We studied dietary risk factors for lung cancer among never-smokers in a population-based case-control study in Stockholm, 1989-1995. Study subjects were older than 30 years of age and had never smoked regularly. A total of 124 cases (35 men, 89 women) and 235 controls (72 men, 163 women) participated. Exposure information was obtained at interview with study subjects. The never-smoking status was validated by interviews with next-of-kin. A protective effect was suggested for vegetables, mediated primarily by carrots (relative risk [RR], 0.7; 95% confidence interval [CI], 0.4-1.3, and 0.6, 0.3-1.1 for intermediate and high consumption of carrots, respectively). Non-citrus fruits appeared to lower the risk as well, with RR 0.6, 95% CI 0.3-1.3 and 0.5, 0.3-1.0 for intermediate and high consumption, respectively. A protective effect with dose-response was also seen for intake of beta-carotene and total carotenoids. Increased risks were seen for cultured milk products in both genders (RR 2.0, 95% CI 1.1-3.9 for intermediate and 1.6, 0.9-2.9 for high consumption), but for milk only among male high consumers. Our results support evidence linking a diet rich in vegetables and non-citrus fruit with decreased lung cancer risk and suggests that among vegetables, carrot consumption is the most important component or marker for this effect in Sweden. The results regarding milk products could be consistent with dietary fat as a risk factor for lung cancer, although a more comprehensive assessment of fat intake is necessary to explore this relation.
PubMed ID
9797130 View in PubMed
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Does dietary elimination in infancy prevent or only postpone a food allergy? A study of fish and citrus allergy in 375 children.

https://arctichealth.org/en/permalink/ahliterature246160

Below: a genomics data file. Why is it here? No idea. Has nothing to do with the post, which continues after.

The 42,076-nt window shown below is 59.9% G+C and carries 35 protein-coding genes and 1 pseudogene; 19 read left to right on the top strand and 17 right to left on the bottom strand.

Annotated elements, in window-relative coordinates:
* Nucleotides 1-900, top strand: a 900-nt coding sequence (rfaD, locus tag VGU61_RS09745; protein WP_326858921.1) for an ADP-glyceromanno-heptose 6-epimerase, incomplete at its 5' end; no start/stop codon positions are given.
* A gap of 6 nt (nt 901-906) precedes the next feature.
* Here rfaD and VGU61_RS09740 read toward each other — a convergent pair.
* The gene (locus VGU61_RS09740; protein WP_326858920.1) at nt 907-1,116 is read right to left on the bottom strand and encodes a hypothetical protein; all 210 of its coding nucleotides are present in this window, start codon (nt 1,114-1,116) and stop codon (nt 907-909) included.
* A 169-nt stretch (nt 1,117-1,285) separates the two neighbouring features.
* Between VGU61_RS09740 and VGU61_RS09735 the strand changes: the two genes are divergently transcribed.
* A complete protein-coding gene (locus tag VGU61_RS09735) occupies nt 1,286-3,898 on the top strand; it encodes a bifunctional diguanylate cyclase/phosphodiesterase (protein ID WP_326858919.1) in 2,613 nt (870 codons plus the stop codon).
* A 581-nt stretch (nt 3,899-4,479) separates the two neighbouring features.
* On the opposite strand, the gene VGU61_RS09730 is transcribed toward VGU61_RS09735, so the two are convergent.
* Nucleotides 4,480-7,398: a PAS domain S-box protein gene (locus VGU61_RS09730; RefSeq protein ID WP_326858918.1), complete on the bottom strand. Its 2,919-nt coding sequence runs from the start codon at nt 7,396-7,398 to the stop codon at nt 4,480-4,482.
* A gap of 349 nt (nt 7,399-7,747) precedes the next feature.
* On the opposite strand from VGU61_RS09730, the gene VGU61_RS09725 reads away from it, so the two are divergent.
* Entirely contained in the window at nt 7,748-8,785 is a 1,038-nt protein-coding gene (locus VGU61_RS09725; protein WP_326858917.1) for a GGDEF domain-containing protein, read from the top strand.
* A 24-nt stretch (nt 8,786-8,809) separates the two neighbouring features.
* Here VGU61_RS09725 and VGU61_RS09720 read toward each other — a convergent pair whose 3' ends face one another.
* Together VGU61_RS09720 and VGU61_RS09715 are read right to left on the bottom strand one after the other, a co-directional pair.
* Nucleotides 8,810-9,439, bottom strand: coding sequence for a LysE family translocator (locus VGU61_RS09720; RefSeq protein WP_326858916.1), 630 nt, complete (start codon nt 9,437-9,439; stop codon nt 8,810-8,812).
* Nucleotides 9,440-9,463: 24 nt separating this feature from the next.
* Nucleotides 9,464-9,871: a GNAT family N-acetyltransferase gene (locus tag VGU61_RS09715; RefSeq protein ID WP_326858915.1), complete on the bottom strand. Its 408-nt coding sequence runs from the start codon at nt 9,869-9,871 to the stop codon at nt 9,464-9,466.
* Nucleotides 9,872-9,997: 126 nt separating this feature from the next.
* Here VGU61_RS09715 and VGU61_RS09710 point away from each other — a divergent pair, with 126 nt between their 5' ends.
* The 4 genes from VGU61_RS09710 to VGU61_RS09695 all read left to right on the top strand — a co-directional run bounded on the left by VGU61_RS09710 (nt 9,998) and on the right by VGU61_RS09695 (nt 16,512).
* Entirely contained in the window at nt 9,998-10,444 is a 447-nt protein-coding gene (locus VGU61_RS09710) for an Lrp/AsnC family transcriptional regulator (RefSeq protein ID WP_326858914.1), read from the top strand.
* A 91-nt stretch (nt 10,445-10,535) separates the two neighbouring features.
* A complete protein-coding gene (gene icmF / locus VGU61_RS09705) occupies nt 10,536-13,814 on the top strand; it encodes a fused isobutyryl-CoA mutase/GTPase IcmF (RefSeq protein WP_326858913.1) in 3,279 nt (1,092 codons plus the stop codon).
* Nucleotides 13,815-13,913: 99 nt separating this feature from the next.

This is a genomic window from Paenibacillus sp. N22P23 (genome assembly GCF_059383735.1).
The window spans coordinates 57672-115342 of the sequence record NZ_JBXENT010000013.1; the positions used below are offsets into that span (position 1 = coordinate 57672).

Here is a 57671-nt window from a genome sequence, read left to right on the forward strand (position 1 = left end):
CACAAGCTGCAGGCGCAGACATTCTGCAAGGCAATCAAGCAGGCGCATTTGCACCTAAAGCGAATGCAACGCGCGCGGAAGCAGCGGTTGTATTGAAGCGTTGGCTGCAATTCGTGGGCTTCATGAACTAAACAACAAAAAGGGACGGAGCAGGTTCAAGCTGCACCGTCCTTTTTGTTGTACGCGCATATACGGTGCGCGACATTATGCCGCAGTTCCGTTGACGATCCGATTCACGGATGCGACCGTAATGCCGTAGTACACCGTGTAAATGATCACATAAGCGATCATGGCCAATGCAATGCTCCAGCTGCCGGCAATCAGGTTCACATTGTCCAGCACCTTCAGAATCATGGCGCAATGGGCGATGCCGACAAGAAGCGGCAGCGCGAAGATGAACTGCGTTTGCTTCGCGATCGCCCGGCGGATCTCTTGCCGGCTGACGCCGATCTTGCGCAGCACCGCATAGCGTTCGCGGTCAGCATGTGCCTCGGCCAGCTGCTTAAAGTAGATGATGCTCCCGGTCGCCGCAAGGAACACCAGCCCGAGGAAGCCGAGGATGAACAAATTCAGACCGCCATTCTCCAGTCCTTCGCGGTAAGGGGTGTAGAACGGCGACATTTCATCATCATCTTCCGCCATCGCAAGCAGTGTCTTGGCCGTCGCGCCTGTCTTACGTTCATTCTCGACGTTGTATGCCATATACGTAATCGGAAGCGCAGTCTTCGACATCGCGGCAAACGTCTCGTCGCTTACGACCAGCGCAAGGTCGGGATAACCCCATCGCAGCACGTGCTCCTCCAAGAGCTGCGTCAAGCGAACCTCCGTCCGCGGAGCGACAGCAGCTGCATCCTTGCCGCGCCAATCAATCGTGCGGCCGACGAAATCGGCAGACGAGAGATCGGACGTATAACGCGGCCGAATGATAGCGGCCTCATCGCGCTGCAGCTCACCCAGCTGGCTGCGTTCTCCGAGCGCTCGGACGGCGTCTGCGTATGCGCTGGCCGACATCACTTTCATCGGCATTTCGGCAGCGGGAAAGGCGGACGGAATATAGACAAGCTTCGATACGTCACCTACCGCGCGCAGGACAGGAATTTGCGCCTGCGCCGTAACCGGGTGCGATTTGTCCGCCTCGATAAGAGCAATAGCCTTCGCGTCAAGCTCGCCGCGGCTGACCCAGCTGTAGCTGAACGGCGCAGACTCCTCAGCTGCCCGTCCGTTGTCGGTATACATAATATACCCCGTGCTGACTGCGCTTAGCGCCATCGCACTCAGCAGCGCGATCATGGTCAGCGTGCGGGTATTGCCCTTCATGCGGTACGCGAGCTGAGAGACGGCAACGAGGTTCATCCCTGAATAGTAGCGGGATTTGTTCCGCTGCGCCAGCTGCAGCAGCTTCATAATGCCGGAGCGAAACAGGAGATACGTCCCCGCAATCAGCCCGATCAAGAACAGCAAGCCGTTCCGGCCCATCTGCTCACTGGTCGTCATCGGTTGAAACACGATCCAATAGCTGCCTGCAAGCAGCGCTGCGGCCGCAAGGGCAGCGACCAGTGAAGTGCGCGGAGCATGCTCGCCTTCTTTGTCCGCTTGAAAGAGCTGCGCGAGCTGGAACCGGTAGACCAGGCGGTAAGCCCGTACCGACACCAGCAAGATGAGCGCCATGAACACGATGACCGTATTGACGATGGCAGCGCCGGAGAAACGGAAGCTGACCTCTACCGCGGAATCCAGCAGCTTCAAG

Source
Lancet. 1980 Jan 26;1(8161):166-7
Publication Type
Article
Date
Jan-26-1980
Author
U M Saarinen
M. Kajosaari
Source
Lancet. 1980 Jan 26;1(8161):166-7
Date
Jan-26-1980
Language
English
Publication Type
Article
Keywords
Age Factors
Child, Preschool
Citrus - adverse effects
Diet
Finland
Fish Products - adverse effects
Food Hypersensitivity - diet therapy - etiology - prevention & control
Food Preferences
Humans
Time Factors
Abstract
In a study of fish and citrus allergy these foods were strictly avoided in 177 children up to 1 year of age, whereas 152 children had started taking fish before age 6 months and 145 children had started taking citrus fruits beofre 3 months. Both fish and citrus allergy, defined by a positive challenge, were found at age 3 years in a similar frequency (about 3%) in children with and without the first-year elimination. The results suggest that food allergy in childhood can be postponed but not prevented by dietary elimination in infancy.
PubMed ID
6101629 View in PubMed
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Food allergy in Finnish children aged 1 to 6 years.

https://arctichealth.org/en/permalink/ahliterature242903
Source
Acta Paediatr Scand. 1982 Sep;71(5):815-9
Publication Type
Article
Date
Sep-1982
Author
M. Kajosaari
Source
Acta Paediatr Scand. 1982 Sep;71(5):815-9
Date
Sep-1982
Language
English
Publication Type
Article
Keywords
Allergens - diagnostic use
Child
Child, Preschool
Citrus - adverse effects
Eggs - adverse effects
Finland
Fish Products - adverse effects
Food Hypersensitivity - diagnosis - epidemiology
Humans
Infant
Abstract
Food allergy was studied in a total of 866 Finnish children aged 1, 2, 3 and 6 years in the Helsinki region. The diagnosis was based on history as well as on elimination and challenge performed at home concerning fish, citrus fruit and eggs. The prevalence of food allergy was 19% at one year of age, increased to a peak of 27% at three years, and thereafter decreased to 8% at six years of age. The most common allergenic foods were citrus fruit, tomato, eggs, strawberry and fish. A positive history of food allergy could be confirmed by challenge in about half of the cases in the younger age groups and in 100% at six years of age. The data indicate that food allergy is common in Finnish children.
PubMed ID
7180451 View in PubMed